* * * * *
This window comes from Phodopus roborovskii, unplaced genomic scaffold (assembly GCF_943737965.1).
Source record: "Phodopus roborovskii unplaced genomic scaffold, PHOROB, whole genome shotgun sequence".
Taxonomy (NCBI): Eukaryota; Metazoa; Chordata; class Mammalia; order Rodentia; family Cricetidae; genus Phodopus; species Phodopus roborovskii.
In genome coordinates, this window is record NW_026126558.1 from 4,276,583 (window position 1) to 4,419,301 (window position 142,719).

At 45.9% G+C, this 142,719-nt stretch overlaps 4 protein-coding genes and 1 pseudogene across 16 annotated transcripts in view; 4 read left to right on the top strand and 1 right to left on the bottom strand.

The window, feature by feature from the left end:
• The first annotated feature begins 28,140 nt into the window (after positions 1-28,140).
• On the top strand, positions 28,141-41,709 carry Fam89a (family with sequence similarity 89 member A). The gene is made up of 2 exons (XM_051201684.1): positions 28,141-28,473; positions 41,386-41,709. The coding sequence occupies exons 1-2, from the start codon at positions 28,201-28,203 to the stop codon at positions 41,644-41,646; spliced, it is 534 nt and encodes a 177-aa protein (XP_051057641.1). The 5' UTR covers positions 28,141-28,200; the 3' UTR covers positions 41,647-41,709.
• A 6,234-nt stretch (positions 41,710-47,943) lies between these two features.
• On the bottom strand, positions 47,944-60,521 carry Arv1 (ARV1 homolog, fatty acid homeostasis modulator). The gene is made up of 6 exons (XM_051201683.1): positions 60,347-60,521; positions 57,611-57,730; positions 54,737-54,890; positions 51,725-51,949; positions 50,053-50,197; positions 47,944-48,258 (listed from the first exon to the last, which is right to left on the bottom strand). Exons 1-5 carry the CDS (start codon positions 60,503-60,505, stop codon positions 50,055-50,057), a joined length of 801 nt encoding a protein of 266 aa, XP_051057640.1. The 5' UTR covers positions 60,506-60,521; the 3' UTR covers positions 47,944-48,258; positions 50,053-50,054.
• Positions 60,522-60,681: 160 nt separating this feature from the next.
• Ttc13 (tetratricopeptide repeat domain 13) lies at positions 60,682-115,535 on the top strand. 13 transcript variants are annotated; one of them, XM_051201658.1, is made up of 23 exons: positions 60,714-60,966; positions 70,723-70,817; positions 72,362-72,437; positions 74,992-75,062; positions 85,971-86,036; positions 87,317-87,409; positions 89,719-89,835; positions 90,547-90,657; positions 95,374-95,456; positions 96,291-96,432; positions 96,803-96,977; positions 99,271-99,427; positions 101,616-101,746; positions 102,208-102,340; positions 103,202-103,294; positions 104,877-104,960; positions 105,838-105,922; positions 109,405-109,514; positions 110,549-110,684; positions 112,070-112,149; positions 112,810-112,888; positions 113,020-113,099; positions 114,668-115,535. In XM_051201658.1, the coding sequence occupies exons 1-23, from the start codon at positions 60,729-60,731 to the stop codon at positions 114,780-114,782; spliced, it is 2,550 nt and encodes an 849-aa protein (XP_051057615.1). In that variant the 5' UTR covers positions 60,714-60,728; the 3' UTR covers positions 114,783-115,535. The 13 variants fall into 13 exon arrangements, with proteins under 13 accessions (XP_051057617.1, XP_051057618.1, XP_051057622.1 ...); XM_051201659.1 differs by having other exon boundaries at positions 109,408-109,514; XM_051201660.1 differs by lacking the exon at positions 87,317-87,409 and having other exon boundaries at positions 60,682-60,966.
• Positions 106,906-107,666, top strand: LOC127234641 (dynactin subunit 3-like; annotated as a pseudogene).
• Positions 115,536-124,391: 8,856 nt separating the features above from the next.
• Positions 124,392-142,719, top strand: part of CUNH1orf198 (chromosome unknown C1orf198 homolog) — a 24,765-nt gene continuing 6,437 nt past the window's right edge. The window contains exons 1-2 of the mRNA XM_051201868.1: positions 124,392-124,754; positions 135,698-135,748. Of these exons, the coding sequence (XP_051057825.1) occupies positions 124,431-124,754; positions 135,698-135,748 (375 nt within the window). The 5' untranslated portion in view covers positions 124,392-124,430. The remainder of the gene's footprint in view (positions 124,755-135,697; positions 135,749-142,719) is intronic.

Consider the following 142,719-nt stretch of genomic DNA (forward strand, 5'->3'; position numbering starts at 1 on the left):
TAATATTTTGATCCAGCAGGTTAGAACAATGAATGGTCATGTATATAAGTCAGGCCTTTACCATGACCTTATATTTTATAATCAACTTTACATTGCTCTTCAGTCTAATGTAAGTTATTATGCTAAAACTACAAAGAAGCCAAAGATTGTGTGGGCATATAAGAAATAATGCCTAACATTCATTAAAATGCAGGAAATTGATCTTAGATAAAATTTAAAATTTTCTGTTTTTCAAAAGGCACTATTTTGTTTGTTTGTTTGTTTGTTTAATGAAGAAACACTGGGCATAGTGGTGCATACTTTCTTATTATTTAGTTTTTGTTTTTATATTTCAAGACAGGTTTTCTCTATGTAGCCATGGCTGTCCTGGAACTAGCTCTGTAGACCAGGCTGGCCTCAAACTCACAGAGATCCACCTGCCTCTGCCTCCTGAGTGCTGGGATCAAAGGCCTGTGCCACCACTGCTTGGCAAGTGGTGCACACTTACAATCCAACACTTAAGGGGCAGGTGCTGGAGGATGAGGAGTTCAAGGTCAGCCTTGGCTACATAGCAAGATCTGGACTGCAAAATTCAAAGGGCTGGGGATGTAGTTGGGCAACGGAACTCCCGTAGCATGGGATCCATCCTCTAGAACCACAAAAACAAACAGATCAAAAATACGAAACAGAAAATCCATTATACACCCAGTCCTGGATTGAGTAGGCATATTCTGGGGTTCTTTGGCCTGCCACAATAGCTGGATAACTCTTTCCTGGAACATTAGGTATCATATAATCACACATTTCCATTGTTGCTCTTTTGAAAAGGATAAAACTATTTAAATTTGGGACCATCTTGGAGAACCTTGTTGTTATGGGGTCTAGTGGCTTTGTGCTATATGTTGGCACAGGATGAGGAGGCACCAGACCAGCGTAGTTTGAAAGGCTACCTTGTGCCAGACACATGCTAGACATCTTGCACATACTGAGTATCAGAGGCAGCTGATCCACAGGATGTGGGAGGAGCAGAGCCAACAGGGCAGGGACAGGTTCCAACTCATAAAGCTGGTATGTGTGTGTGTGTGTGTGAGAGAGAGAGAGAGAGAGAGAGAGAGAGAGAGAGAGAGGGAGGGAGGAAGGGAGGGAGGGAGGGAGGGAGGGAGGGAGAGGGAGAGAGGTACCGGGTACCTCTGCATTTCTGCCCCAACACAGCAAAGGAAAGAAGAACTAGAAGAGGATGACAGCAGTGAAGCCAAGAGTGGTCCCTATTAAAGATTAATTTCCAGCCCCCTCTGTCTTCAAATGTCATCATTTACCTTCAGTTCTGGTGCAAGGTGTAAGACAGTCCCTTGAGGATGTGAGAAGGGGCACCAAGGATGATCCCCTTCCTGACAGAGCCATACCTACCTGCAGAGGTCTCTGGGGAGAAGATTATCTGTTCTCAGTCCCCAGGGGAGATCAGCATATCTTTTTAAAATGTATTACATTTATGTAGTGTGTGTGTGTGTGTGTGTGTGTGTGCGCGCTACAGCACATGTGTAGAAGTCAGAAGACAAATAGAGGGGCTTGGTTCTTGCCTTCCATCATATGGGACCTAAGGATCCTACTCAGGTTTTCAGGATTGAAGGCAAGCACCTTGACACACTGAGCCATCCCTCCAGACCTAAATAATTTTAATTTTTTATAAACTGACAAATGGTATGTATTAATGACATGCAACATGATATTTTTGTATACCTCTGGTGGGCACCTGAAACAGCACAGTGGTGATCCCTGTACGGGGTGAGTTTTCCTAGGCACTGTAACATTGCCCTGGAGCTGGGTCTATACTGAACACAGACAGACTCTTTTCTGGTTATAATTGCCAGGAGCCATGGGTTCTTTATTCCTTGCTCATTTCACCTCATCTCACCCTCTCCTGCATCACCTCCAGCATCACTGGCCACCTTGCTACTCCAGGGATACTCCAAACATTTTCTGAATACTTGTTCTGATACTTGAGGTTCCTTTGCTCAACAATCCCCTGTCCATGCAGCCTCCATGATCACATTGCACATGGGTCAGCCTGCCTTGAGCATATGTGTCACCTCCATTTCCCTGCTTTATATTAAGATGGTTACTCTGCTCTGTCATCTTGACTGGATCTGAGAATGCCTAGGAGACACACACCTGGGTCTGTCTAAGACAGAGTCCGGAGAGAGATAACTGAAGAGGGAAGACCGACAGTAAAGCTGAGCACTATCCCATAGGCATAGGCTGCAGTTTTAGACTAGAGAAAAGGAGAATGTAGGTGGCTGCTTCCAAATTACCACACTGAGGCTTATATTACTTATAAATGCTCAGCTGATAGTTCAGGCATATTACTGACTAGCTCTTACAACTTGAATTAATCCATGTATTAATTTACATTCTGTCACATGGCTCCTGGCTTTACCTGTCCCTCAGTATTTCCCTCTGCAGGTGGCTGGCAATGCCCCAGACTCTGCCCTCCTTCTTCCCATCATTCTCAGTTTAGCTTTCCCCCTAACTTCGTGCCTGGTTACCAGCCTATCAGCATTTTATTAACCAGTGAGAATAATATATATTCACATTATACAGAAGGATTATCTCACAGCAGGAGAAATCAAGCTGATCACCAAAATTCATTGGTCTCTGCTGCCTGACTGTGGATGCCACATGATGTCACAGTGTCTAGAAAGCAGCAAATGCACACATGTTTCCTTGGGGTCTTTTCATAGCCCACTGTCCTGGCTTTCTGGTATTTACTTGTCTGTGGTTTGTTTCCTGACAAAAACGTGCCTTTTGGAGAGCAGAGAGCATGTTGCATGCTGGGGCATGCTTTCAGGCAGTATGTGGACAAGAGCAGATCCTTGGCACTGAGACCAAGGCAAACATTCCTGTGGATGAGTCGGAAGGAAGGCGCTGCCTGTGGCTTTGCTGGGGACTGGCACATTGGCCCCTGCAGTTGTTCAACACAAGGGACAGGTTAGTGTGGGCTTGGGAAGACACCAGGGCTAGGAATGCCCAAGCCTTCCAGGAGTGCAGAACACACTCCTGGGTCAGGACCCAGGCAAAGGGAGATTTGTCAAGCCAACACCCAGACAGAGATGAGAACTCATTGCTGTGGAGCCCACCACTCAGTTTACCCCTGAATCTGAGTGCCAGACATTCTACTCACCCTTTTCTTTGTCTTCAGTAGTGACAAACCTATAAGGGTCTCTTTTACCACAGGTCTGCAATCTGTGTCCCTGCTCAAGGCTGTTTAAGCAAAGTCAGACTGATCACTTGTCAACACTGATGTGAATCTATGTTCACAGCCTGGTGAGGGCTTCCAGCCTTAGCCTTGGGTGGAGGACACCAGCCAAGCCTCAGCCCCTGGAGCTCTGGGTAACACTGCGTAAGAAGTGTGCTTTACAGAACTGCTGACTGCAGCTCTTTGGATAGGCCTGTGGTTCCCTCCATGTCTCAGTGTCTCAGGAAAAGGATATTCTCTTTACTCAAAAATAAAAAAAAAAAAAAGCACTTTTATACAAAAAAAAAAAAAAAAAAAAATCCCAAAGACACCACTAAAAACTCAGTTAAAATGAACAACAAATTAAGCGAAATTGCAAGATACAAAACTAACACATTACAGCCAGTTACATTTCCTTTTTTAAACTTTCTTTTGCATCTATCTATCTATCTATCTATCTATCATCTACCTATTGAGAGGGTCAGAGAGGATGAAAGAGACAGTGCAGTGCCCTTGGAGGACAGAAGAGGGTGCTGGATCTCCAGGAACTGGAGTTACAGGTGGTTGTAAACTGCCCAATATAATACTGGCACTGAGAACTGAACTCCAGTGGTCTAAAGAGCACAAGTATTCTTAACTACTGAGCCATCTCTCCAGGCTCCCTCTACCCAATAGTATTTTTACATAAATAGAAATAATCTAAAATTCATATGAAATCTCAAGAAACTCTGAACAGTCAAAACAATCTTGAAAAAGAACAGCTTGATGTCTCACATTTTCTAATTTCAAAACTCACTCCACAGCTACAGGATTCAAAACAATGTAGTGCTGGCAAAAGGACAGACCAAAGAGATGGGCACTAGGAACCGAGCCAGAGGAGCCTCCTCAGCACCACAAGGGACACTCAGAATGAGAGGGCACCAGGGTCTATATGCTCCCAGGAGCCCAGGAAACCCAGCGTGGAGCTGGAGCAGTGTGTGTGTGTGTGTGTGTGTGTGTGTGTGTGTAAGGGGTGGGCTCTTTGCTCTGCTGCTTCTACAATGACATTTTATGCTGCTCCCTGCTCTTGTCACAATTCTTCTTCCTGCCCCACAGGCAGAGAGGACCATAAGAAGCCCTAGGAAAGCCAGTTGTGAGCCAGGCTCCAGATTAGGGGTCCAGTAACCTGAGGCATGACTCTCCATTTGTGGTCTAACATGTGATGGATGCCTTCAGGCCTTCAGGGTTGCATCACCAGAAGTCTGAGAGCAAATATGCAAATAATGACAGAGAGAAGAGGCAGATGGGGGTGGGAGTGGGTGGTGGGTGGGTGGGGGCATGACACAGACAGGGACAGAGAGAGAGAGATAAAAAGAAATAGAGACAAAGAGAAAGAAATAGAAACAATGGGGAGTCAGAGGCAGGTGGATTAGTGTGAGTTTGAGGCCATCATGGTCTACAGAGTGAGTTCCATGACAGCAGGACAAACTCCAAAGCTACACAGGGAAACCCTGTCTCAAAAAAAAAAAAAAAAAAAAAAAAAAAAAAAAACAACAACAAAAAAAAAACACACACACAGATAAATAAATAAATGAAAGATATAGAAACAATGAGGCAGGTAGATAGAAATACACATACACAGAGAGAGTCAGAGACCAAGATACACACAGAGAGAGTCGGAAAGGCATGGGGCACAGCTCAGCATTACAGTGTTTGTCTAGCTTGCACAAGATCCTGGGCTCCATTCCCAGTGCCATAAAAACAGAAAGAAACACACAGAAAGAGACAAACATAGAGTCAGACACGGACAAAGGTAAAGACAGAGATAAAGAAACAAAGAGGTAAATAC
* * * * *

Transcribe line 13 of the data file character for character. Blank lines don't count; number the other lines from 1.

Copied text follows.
• Positions 106,906-107,666, top strand: LOC127234641 (dynactin subunit 3-like; annotated as a pseudogene).